Britain’s Immigration Woes, and David Cameron’s Effort to Stop the Freeloading – Will It Be Enough?

Britain’s Immigration Woes, and David Cameron’s Effort to Stop the Freeloading – Will It Be Enough?

It’s not just us. The British have an immigration problem, too. All of the EU nations are subject to “free movement laws,” which allow for citizens of EU member nations to freely move from one member country to another. This has steadily taken a toll on western Europe as citizens of poorer nations have been able to move into countries like Great Britain, find some kind of employment for the short term, and then partake of the many welfare benefits that the British government offers. And in January of this year, Romania and Bulgaria were added to the list of nations allowed free movement within the EU. The change in the laws was not widely welcomed in Britain, and now, Prime Minister David Cameron has just announced that his coalition will be introducing legislation that will limit the unemployment benefits that EU migrants can claim to three months, instead of the six that it has been until now.

Prime Minister Cameron wrote a piece for the Telegraph which said, in part:

Our goal is clear: an immigration system that puts Britain first. Achieving that means doing three things: clamping down on abuses of the system; making sure the right people are coming here for the right reasons; and ensuring the British people get a fair deal.

British Prime Minister David Cameron

We’re also making sure people come for the right reasons – which has meant addressing the magnetic pull of Britain’s benefits system. We changed the rules so that no one can come to this country and expect to get out-of-work benefits immediately; they must wait at least three months. And we are announcing today that we are cutting the time people can claim these benefits for. It used to be that European arrivals could claim Jobseeker’s Allowance or child benefit for a maximum of six months before their benefits would be cut off, unless they had very clear job prospects. I can tell Telegraph readers today that we will be reducing that cut-off point to three months, saying very clearly: you cannot expect to come to Britain and get something for nothing.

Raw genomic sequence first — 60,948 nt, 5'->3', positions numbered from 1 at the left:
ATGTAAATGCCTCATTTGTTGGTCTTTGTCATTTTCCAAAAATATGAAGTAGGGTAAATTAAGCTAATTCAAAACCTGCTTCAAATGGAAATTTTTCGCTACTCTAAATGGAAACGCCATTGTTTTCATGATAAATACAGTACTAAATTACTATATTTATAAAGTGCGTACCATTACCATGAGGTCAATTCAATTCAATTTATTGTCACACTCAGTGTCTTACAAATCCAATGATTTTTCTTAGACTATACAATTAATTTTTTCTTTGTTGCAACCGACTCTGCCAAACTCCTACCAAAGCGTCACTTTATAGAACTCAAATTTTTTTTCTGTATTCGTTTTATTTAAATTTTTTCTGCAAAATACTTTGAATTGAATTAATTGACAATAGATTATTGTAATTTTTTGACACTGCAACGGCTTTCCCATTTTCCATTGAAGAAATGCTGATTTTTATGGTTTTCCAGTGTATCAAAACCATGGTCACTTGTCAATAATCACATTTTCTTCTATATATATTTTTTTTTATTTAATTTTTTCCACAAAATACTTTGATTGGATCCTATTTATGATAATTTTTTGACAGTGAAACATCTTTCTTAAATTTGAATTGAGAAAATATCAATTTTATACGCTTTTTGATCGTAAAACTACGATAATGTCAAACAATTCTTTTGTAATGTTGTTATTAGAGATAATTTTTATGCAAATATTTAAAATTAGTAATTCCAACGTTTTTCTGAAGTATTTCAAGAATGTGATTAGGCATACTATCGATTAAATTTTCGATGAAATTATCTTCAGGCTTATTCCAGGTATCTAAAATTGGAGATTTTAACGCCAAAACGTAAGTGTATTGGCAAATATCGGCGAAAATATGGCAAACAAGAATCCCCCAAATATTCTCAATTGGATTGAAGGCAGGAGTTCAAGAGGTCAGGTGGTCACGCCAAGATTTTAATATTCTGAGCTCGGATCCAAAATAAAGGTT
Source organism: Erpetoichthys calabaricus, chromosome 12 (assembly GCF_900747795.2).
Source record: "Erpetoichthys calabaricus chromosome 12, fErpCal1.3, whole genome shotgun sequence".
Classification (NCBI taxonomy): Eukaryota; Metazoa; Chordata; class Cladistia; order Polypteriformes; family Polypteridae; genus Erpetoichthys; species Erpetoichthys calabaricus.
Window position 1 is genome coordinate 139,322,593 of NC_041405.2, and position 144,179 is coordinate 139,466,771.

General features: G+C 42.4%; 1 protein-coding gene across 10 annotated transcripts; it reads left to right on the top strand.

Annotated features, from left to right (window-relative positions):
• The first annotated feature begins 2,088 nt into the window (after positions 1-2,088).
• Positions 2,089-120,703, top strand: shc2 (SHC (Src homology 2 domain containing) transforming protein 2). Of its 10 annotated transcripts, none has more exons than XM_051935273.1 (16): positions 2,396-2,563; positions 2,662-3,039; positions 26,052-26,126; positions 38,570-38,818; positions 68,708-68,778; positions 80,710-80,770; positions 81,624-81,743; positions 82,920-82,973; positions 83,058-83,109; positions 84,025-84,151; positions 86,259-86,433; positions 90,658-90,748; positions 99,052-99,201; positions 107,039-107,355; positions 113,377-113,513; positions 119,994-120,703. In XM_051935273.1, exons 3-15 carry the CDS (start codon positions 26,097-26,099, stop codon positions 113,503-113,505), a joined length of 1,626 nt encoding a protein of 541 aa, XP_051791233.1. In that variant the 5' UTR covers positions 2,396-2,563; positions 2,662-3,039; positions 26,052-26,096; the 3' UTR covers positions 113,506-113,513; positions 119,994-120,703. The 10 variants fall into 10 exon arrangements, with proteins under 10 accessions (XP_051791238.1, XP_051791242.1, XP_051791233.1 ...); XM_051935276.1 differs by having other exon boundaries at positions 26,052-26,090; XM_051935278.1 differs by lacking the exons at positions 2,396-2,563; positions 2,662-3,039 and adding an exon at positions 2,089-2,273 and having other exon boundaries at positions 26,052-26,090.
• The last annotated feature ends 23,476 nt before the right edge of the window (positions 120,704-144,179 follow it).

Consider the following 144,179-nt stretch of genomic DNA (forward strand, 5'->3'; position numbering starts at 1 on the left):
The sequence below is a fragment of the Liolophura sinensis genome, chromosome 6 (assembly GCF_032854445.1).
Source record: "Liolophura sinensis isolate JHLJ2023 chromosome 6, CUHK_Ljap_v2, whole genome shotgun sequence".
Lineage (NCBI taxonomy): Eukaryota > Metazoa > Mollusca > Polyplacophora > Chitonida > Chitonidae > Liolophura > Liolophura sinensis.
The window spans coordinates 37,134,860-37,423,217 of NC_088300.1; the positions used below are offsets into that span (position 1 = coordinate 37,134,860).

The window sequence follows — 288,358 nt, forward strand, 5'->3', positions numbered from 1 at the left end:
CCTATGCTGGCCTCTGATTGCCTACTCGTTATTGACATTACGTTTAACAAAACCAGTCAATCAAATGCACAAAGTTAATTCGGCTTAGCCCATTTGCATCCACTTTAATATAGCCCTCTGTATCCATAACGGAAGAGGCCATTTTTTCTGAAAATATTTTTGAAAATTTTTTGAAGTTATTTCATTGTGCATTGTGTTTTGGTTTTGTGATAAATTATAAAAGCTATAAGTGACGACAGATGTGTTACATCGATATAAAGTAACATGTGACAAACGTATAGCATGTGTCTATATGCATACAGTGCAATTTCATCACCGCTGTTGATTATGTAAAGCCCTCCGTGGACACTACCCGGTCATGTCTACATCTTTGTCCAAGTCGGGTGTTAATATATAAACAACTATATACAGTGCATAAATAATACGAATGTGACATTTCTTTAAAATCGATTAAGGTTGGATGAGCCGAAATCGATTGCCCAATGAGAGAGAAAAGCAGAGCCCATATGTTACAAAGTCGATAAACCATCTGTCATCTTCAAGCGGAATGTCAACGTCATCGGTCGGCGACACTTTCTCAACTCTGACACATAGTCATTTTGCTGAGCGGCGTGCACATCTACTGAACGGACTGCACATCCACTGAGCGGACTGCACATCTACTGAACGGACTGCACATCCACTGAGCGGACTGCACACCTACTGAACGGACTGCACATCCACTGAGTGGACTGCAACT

The British people have been slowly waking up to Margaret Thatcher’s truism – “…Socialist governments traditionally do make a financial mess. They always run out of other people’s money. It’s quite a characteristic of them.”

The British government has been a welfare state for a long time, and has been growing ever larger with each passing year. There are stories of rampant welfare abuse by British citizens, and now the rest of the EU knows that those benefits can be theirs, too. And the EU told Britain back in December that the surge in EU migration was Britain’s own fault for offering welfare benefits that were so generous.

Even though the British government – and the population – are waking up to the fact that the welfare state has gone amok, will simply trimming the time on benefits, enforcing rules on immigration, and making sure that “British residents come first,” as Prime Minister Cameron put it, really fix the problem?

The simple answer is no. British liberals insist that immigration is a net good, and British conservatives are tired of seeing their tax money disappear into the hands of those who never paid into the system to start with. This argument is starting to sound familiar, huh? The British welfare system is a generous one, and if Cameron does manage to get these new limitations into place, it only means that those wanting to game the system will have to play a better game, with more evasion, than what they are doing now. And let’s not even get into the now-homegrown problem of radical Islam that has grown into Great Britain – one that finds British-born Muslims bombing the London subways and can decapitate a random British soldier in broad daylight.

I sincerely do hope that Cameron and company can save themselves and their nation from complete financial fallout. But I am afraid that after decades and decades of nationalized caretaking, the British people no longer have it in themselves to go through the pain of reducing benefits to make their country less attractive to the EU’s wave of migrants.

And what about us, the American population? What are we willing to do to keep our borders from being overrun? We are under no legal obligation to take in everyone who crosses our border, be they adult or child. There is no “free movement law” that requires us to do that. We can’t even care properly for our own veterans, but we are expected to be the sugar daddy of North America? Even the liberals who talk up our obligations to illegal immigrants in public, privately ask that those illegals not be sent to their state.

If we were smart, we’d be taking a hard look at what Britain is facing right now, and take a few notes. Maybe more than a few. But at least Cameron is going to try. We used to have leaders like that here… but we don’t right now.

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